in response to determining that the first location information and the second location information both correspond to the first point-of-interest and in response to determining that the characteristic related to the first user corresponds to the preference related to the second user, causing information to be presented to the second user after the first time period and the second time period, the information to be presented to the second user identifying the first point-of-interest and that the first user and the second user have the first point-of-interest in common.

2. The method of claim 1, further comprising:

receiving third location information identifying a third location area at which a third user was present at a third time period;
receiving fourth location information identifying a fourth location area at which the second user was present at a fourth time period; and
determining that the third location information and the fourth location information each correspond to a particular location type.

3. The method of claim 1, wherein causing information related to the first user to be presented to the second user comprises causing information related to the first user to be presented to the second user in response to determining that a difference between when each of the second time period and the first time period began is less than a time threshold.

4. The method of claim 1, farther comprising:

receiving information indicating preferred point-of-interest of the second user, the preferred point-of-interest being one of a group consisting of a business, an event, an address, and a historical site, wherein the second user is in a fourth location, the fourth location and the preferred point-of-interest being different;
receiving third location information related to a third user;
comparing the third location information to the preferred point-of-interest;
in response to comparing the third location information to the preferred location information, causing information related to the third user to be presented to the second user.

5. The method of claim 1, further comprising:

receiving sets of location information, each set of location information related to a respective user of a plurality of users;
determining a plurality of places based on the sets of location information;
determining a number of users associated with a first place of the plurality of places based on the sets of location information;
receiving third location information related to the second user;
comparing the plurality of places to the third location information; and
in response to comparing the plurality of places to the third location information, causing the first place and the number of users associated with the first place to be presented to the second user.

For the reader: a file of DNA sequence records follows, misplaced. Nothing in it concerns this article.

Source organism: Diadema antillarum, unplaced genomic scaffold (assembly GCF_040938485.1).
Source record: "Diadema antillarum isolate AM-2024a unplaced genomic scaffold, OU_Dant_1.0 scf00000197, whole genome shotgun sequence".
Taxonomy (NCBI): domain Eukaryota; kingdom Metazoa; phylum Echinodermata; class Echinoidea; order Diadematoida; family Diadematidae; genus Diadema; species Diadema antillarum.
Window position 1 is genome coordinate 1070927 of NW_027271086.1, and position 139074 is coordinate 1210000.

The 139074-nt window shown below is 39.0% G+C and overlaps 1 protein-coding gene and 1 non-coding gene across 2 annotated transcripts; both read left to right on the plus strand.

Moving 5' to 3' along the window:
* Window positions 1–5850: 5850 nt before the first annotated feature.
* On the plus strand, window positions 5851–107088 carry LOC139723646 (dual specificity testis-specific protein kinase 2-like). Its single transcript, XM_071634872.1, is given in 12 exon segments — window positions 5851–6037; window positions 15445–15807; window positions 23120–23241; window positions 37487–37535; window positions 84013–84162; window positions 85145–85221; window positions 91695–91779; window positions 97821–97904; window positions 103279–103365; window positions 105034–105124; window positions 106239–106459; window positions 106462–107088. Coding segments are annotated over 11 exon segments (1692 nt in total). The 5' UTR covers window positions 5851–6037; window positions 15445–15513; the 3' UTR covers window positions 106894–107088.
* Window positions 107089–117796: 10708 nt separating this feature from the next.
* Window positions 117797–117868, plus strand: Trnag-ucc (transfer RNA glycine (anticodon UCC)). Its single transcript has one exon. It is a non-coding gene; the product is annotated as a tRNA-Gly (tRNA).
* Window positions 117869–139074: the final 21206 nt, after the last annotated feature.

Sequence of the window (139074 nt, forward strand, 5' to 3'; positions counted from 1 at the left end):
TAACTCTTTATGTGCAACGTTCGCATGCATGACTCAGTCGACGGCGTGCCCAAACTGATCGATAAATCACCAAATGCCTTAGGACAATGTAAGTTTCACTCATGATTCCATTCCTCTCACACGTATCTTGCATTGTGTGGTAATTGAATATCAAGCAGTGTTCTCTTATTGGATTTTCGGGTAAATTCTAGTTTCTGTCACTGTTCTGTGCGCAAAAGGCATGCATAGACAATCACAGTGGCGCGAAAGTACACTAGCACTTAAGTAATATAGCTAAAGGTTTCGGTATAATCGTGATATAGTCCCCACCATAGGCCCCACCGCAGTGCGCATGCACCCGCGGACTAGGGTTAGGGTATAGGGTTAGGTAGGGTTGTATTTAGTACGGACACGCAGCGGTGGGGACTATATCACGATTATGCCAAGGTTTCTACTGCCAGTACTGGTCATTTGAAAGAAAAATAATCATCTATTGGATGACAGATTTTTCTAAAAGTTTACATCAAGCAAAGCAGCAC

6. The method of claim 1, wherein the second location information is passively sent from a device associated with the second user after the second user arrives at a location associated with the second location information.

7. The method of claim 1, wherein the first location information and the second location information are determined to both correspond to the first point-of-interest in response to determining that a difference between the first location information and the second location information is less than a distance threshold.

8. The method of claim 1, wherein causing the information to be presented to the second user comprises causing the information to be presented to the second user in response to determining that a difference between when each of the second time period and the first time period began is greater than a time threshold.

9. The method of claim 1, further comprising determining a difference between when each of the second time period and the first time period began, and wherein the information that is caused to be presented to the second user comprises information based on the determined difference between when each of the second time period and the first time period began.

10. The method of claim 1, further comprising calculating a distance between the first location information and the second location information, and wherein the information that is caused to be presented to the second user comprises information based on the distance calculated between the first location information and the second location information.

11. The method of claim 1, wherein determining that the first location information and the second location information both correspond to the first point-of-interest comprises determining that the first location information and the second location information each correspond to a particular business.

12. The method of claim 1, wherein causing the information to be presented to the second user comprises causing the information to be presented to the second user in response to determining that a difference between when each of the second time period and the first time period began is less than a time threshold.

13. A system comprising:

an interface configured to: receive first location information identifying a first location area at which a first user was present at a first time period; and receive second location information identifying a second location area at which a second user was present at second time period, wherein the second time period and the first time period are different; and